By Paul Gable
The Republican Party will have the opportunity Monday to convince the justices of the S.C. Supreme Court that it did follow state law and the May 2, 2012 ruling of the court in certifying candidates for the June 12, 2012 primary ballot.
The task will not be easy for party officials because documents released in the past month point to the fact that the party did not follow the law. In fact, charges of favoritism and cherry picking candidates for certification have been levied by unsuccessful candidates.
Two cases will be heard Monday. The first has the Florence County Democratic Party suing the Florence County Republican Party for certifying candidates who did not file in accordance with the law. The second has House District 105 candidate Bert von Hermann suing to have candidate Blake Hewitt removed from the ballot for not filing properly. Von Hermann is already off the ballot for the same reason.
The Florence County Republican Party submitted an affidavit to the Supreme Court in which it acknowledged only one of the 15 candidates it certified for the June 12th primary ballot actually filed the proper paperwork on time.
According to the affidavit, seven of the candidates were incumbents making them exempt from the requirement to file a Statement of Economic Interests at the same time and with the same official as their Statement of Intention of Candidacy. This exemption supposedly lies in Section 8-13-1356(A) of state law. We’ll deal with the supposedly later.
Only one of the non-incumbents filed the paperwork properly. The remaining seven candidates are a problem for the county party, but some twisted logic was used to justify their being placed on the ballot.
According to the party, these other seven, although not officeholders, had announced their candidacy, which automatically made them public officials. Being public officials, they were exempt from the provisions of Section 8-13-1356(B) of state code because of Section 8-13-1356(A).
This twisted logic does not conform to the decision handed down by the Supreme Court and those seven candidates should have never been certified.
However, this logic was not only used in Florence County. In fact, it appears to have originated at state Republican headquarters in Columbia and permeated throughout the state.
Blake Hewitt was one of six candidates who filed an SIC with the Horry County Republican Party for House District 105. After the Supreme Court decision was handed down, none of the six candidates for House District 105 were certified by the county party.
However, Hewitt was later certified by the state party and is the only one of six individuals who filed an SIC for District 105 to make it to the June 12th ballot. The other five were eliminated from the primary due to not filing their SIC and SEI as prescribed by state law and ordered by the Supreme Court.
Hewitt’s certification was challenged before the SC Republican Party Executive Committee in early May. The committee upheld Hewitt’s certification and sent the following letter of explanation to complainant Mike Connett. Read letter here Connett Response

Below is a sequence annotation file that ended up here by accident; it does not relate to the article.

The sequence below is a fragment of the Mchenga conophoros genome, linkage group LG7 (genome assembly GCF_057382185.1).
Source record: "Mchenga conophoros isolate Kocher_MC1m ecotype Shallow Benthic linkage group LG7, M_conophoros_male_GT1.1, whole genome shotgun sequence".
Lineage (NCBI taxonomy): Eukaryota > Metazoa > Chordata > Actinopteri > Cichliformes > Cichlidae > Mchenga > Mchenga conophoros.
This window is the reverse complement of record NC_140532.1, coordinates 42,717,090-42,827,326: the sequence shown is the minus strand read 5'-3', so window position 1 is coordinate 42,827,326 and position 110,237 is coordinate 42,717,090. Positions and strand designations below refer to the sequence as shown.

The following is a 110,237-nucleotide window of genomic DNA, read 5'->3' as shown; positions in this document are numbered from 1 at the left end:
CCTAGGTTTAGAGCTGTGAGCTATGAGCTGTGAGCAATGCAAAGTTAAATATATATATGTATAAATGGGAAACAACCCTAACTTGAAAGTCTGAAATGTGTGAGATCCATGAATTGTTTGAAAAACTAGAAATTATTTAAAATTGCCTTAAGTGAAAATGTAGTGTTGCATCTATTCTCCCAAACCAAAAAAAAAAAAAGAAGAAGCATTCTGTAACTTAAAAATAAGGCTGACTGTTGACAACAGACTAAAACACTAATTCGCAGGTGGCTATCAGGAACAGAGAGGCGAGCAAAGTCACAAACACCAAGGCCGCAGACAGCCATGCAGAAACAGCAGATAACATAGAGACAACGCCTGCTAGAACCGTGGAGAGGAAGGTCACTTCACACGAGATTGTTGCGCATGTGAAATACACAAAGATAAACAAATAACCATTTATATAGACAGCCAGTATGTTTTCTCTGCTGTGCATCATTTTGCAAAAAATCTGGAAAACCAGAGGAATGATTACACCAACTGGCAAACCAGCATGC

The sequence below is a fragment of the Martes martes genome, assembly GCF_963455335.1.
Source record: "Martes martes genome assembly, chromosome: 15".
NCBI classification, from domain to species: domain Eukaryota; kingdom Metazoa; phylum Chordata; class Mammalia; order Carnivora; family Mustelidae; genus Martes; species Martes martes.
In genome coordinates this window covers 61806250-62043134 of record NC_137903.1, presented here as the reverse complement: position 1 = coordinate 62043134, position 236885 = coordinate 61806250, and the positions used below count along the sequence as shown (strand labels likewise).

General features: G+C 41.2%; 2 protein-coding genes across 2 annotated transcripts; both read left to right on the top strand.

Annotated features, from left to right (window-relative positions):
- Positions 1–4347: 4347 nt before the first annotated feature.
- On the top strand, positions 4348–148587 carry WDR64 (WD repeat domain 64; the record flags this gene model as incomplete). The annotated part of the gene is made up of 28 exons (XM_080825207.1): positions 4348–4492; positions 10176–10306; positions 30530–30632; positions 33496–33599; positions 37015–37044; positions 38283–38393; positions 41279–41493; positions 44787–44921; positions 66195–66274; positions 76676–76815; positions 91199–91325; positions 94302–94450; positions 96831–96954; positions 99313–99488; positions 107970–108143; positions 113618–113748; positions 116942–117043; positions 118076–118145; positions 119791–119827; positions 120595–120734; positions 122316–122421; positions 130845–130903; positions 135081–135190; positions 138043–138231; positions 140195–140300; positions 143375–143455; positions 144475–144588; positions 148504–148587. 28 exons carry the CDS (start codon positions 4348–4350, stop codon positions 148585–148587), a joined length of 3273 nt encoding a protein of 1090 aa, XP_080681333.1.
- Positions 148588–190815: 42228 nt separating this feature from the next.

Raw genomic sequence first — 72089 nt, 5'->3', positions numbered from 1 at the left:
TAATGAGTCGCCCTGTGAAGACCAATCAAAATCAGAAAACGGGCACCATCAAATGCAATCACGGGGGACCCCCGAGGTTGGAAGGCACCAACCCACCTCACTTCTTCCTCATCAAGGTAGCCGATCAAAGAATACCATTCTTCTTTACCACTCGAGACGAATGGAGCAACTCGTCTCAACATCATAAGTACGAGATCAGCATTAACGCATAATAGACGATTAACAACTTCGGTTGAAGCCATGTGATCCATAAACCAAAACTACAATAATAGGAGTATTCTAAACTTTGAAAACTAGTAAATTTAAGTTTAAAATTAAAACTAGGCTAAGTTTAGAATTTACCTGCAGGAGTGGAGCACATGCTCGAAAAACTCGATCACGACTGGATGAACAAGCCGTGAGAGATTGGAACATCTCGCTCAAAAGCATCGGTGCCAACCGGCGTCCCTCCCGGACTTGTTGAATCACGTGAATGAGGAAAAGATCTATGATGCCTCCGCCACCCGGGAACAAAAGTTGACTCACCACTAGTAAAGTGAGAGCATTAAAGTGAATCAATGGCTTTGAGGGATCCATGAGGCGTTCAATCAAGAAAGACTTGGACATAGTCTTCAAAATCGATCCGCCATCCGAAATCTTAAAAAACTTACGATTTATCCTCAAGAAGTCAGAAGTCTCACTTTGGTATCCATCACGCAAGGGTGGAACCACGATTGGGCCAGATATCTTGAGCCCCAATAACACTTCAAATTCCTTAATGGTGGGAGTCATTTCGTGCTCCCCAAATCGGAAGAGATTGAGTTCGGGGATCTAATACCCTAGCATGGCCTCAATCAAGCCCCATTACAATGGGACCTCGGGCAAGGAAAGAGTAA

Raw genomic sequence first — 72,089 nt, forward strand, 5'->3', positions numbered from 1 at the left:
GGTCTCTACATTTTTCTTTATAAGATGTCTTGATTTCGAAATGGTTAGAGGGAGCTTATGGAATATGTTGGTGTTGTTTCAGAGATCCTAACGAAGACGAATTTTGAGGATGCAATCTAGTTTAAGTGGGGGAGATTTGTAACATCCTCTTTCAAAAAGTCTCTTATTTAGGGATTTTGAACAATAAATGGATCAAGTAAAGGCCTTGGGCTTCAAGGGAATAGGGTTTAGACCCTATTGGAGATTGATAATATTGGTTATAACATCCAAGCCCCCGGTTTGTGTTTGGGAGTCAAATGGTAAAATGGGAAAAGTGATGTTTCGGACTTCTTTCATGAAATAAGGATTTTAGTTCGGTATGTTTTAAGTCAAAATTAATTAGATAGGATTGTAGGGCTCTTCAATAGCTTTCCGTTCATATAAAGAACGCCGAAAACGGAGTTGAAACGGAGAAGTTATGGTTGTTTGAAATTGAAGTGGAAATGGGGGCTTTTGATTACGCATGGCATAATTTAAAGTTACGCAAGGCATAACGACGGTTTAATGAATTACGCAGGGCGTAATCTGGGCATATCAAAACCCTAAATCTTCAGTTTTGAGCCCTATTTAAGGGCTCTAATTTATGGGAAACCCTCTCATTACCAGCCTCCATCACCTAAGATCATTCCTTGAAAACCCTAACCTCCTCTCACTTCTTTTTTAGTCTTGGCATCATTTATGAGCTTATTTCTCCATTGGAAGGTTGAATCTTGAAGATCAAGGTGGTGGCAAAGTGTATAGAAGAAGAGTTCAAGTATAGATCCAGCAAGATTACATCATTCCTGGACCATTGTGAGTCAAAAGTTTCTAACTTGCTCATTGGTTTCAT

The letter demonstrates the convoluted logic of the party. Just announcing you’re candidacy, exempts you from being subject to state law regardless of what forms you have or have not filed, according to party officials.
The party has tried unsuccessfully to sell that logic to candidates who were not certified. They can try to sell it to the justices Monday.
The court’s decision could have an interesting effect on the June 12th primaries. Regardless of what it decides, the names of the candidates involved in the hearing will be on the ballot. It’s simply too late to remove them. How will that be handled?
Regardless of how the court decides, Monday’s hearing will not be the end of court challenges to candidates on the ballot. There are other candidates who have been certified in the same way and could be affected.
There is also the issue of incumbents, so far treated as if they are fully exempt from the filing law. However, section 8-13-1356(A) of state code exempts public officials (incumbents) if they have a “current” disclosure form on file.
There is no definition of “current” but other sections of state law require public officials to file a new SEI each year by April 15.
According to information on the S.C. Ethics Commission website, approximately one-third of the incumbents holding elected office in the General Assembly did not file an SEI by April 15, 2012. Does that put them in non-compliance of filing requirements and not eligible to be certified?
We submit it does, but challenges to determine incumbent certification will have to wait until after the primary voting. That should provide another interesting round of court hearings.
Investigative reporter David Wren of the Myrtle Beach Sun News has two excellent articles on this continuing filing controversy.